This grueling year has devastated the lives of millions of people, bringing psychological harm as significant as physical injury. We are preparing to expand our mental health interventions alongside cash, shelter, medical care and urgent assistance to help people manage the harsh winter with power cuts and water shortages.
– Jagan Chapagain, IFRC Secretary General
The IFRC Membership in Europe is running its biggest mental health response in history as millions of men, women, and children struggle to cope with the anguish and stress of the crisis. It has exposed people to extremely distressing situations. Many have lost loved ones, their homes, and their jobs, and others have witnessed traumatic events.
Through the help of specialist IFRC staff and more than 124,000 volunteers from 58 Red Cross Red Crescent national societies from Ukraine, neighboring countries, and across Europe, more than one million people in need have been reached with psychosocial support.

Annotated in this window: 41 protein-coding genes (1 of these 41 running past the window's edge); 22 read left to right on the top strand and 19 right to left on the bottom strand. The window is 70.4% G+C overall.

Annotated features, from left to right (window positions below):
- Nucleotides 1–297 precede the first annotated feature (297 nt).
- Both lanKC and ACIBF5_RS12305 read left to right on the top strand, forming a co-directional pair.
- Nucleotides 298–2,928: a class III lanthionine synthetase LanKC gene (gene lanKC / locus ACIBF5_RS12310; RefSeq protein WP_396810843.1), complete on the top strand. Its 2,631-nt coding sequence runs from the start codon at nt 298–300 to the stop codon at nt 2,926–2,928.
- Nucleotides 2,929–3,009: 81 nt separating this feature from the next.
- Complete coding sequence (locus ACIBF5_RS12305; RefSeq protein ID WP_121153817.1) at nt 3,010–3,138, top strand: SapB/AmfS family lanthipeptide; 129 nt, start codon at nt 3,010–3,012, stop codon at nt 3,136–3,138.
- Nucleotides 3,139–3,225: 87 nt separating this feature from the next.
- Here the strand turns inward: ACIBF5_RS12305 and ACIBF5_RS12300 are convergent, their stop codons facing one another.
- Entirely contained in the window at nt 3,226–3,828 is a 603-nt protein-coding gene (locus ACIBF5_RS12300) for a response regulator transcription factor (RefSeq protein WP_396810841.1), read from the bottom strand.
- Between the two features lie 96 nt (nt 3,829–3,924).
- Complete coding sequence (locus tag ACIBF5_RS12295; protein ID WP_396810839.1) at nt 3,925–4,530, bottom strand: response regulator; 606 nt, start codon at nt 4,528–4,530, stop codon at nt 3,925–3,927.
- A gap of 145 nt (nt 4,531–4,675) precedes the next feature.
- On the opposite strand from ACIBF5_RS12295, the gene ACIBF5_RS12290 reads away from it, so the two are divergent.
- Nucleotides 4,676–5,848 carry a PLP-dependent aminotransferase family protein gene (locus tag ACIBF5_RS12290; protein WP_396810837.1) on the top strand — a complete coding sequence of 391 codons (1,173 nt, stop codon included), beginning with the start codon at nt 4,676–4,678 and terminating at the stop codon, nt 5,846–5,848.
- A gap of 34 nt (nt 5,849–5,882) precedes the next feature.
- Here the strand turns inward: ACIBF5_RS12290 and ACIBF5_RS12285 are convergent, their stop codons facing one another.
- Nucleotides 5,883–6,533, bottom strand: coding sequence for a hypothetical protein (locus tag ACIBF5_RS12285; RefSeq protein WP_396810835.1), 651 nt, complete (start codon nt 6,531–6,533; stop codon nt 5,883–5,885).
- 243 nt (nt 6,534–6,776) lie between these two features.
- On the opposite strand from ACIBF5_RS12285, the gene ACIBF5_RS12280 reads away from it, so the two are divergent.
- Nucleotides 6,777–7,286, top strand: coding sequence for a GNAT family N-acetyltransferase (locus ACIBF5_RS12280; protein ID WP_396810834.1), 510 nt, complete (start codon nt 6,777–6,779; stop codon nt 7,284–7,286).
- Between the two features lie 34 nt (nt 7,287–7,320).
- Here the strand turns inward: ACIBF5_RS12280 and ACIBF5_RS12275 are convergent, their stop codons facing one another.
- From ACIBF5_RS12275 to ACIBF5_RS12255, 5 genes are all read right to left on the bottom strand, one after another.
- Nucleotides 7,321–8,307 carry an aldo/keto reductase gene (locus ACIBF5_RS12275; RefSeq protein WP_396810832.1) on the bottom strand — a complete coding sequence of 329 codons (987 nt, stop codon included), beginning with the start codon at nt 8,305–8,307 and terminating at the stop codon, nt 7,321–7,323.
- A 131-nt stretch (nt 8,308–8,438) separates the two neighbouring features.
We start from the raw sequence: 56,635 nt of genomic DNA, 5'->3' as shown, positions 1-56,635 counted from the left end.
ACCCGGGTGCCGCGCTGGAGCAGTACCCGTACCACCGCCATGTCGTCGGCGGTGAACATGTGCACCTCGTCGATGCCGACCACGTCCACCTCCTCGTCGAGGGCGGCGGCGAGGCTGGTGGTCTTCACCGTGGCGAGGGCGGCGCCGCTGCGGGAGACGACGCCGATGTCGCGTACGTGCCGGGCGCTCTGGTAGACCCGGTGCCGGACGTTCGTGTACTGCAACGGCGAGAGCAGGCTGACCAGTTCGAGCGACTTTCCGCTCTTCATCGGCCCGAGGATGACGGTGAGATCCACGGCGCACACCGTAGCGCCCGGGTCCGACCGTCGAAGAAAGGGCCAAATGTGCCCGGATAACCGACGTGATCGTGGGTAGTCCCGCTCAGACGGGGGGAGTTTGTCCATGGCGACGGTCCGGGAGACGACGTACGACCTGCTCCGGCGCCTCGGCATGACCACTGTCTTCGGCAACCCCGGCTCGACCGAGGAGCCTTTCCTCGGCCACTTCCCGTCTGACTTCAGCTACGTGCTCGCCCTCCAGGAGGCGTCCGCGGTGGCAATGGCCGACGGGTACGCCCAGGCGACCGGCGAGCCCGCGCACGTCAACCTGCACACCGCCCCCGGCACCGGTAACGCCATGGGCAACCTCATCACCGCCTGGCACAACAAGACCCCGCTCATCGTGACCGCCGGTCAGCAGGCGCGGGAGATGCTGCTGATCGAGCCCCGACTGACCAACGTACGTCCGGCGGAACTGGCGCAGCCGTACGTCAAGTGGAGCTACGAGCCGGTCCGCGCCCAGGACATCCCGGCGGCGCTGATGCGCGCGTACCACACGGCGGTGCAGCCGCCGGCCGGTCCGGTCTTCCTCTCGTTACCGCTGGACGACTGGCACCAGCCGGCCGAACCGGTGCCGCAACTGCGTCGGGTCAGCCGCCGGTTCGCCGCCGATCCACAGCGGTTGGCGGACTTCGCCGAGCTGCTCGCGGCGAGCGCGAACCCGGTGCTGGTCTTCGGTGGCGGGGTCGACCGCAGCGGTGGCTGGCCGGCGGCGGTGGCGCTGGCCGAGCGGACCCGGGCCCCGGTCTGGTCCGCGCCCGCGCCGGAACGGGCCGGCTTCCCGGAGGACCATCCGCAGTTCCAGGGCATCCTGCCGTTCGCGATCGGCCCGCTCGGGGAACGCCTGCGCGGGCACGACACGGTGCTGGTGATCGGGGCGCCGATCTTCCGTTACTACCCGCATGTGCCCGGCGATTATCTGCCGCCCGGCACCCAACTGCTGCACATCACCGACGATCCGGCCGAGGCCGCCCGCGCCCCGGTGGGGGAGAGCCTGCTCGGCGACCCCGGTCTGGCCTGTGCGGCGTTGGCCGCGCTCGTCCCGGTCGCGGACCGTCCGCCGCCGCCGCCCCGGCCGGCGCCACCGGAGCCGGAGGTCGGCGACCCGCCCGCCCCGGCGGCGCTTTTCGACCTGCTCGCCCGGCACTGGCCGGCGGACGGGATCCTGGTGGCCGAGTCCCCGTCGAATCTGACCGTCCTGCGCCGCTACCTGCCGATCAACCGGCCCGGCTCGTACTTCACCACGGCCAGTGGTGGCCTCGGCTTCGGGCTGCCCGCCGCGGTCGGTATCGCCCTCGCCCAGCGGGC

The psychosocial support includes setting up 470 humanitarian service points – a humanitarian service point is a physical location, where people could access basic humanitarian services and support, ranging from first aid, medical care, shelter, food and water distribution, hygiene and sanitation, psychosocial support, and family tracing and reunification.
The psychosocial support additionally included setting up child friendly spaces, ensuring the care of more than one million children. See our Ukraine Response page for more information on the importance of ensuring a safe space for children and how to set them up.
We have been able to reach people in almost all regions of Ukraine. We are working in 20 out of 24 regions – including Kyiv – and still, we see the need for basic psychosocial support
– Anna Didenko, Head of the MHPSS Unit in the Ukrainian Red Cross Society
In our latest Heartbeat of Humanity podcast, Anna and Bethan Mcevoy, MHPSS delegate for the Danish Red Cross in Ukraine, discuss a year of MHPSS response – for those who fled the conflict as well as to those who are internally displaced within Ukraine – and the MHPSS needs moving forward.